C provides a safer means of declaring named constants, other than by using the preprocessor. This is done by adding the constkeyword to a variable declaration. This sort of declaration must be of the const type identifier = value;form, where type, identifier, and value are the same as in our preceding variable declaration form—except here, the initializing value is not optional. The constant variable loses its ability to change after the statement is evaluated. If we don't give it a value when we declare it, we cannotdo so later. Such a declaration without an initializing value is, therefore, useless.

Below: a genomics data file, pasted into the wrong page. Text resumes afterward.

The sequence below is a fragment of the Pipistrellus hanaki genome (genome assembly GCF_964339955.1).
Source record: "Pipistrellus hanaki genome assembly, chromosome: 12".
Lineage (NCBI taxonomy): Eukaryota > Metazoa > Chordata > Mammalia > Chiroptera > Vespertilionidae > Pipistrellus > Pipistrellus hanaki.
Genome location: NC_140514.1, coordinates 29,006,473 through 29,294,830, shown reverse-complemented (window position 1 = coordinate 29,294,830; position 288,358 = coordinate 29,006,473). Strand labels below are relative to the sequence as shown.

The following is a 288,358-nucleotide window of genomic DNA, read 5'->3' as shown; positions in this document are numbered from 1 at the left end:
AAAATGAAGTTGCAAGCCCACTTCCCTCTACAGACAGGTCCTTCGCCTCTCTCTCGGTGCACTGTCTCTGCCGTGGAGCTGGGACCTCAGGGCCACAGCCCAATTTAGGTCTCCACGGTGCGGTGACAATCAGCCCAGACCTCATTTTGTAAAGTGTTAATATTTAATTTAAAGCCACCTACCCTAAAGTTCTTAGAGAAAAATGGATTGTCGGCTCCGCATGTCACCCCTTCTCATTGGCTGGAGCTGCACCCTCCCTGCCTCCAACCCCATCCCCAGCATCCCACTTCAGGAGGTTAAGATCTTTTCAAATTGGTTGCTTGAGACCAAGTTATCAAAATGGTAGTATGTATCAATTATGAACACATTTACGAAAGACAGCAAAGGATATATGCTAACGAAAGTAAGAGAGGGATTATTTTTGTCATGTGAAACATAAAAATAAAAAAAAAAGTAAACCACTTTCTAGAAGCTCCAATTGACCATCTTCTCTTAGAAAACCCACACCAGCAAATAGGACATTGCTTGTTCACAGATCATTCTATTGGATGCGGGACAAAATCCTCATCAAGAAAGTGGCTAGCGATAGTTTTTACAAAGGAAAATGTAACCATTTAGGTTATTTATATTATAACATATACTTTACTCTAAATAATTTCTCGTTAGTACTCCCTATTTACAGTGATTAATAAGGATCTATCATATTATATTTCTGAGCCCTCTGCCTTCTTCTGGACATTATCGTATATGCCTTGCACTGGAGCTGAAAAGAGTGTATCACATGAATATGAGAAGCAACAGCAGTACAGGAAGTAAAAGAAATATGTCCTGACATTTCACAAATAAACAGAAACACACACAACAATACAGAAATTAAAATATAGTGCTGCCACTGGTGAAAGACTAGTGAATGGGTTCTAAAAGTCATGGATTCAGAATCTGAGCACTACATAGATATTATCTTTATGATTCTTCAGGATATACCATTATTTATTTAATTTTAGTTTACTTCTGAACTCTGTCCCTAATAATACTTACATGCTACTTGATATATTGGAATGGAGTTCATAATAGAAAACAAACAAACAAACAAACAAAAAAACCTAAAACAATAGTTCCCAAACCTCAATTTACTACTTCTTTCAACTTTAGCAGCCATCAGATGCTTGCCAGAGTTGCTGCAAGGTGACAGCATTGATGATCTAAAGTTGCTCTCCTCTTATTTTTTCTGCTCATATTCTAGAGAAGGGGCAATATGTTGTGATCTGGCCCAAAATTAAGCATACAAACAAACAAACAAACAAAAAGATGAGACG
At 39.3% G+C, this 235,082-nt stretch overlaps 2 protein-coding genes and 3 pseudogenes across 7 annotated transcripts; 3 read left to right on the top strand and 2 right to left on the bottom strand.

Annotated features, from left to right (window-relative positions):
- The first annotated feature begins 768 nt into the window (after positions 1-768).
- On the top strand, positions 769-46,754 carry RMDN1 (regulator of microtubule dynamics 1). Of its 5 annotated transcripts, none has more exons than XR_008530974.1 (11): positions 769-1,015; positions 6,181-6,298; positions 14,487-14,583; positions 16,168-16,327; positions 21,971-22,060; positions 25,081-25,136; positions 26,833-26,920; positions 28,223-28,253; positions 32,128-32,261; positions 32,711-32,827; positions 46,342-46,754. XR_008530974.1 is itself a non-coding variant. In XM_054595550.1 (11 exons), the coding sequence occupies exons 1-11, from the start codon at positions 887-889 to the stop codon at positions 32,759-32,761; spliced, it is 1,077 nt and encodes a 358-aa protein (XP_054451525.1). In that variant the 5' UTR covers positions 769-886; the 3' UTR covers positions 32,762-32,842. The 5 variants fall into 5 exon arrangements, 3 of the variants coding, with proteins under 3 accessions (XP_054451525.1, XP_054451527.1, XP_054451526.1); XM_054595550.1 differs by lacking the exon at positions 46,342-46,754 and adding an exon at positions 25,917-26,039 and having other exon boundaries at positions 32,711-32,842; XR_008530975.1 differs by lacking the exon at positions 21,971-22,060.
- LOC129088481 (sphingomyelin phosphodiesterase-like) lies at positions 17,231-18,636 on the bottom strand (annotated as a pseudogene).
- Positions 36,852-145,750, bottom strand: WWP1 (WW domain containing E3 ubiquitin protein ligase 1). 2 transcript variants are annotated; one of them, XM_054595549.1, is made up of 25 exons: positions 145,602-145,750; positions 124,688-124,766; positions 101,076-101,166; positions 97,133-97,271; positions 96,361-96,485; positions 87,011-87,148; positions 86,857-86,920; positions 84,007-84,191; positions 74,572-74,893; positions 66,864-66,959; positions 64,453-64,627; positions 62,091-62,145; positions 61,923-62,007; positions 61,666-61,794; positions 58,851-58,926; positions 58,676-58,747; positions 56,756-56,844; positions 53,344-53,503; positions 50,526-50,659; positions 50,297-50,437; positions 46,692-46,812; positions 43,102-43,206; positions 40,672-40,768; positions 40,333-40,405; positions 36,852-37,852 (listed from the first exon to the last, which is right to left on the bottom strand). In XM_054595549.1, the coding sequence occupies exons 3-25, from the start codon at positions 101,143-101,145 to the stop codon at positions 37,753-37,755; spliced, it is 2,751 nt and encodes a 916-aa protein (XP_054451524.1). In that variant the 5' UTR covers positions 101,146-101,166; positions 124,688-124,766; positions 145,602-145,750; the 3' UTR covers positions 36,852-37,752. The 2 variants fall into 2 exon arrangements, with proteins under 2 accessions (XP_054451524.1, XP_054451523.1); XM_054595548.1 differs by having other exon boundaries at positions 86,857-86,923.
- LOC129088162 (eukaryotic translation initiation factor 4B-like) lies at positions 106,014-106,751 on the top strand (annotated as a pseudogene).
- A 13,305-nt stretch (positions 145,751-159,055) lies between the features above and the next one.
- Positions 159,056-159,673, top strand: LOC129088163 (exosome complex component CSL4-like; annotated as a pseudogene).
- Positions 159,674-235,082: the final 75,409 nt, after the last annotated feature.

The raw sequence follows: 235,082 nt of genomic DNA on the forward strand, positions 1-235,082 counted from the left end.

When we declare a constant in this manner, it is named; it has a type and it has a value that does not change. So, our previous example becomes as follows:
const float kInchesPerFoot = 12.0;
const float kFeetPerYard = 3.0;
feet = inches / kInchesPerFoot;
yards = feet / kFeetPerYard;
This is considered safer because...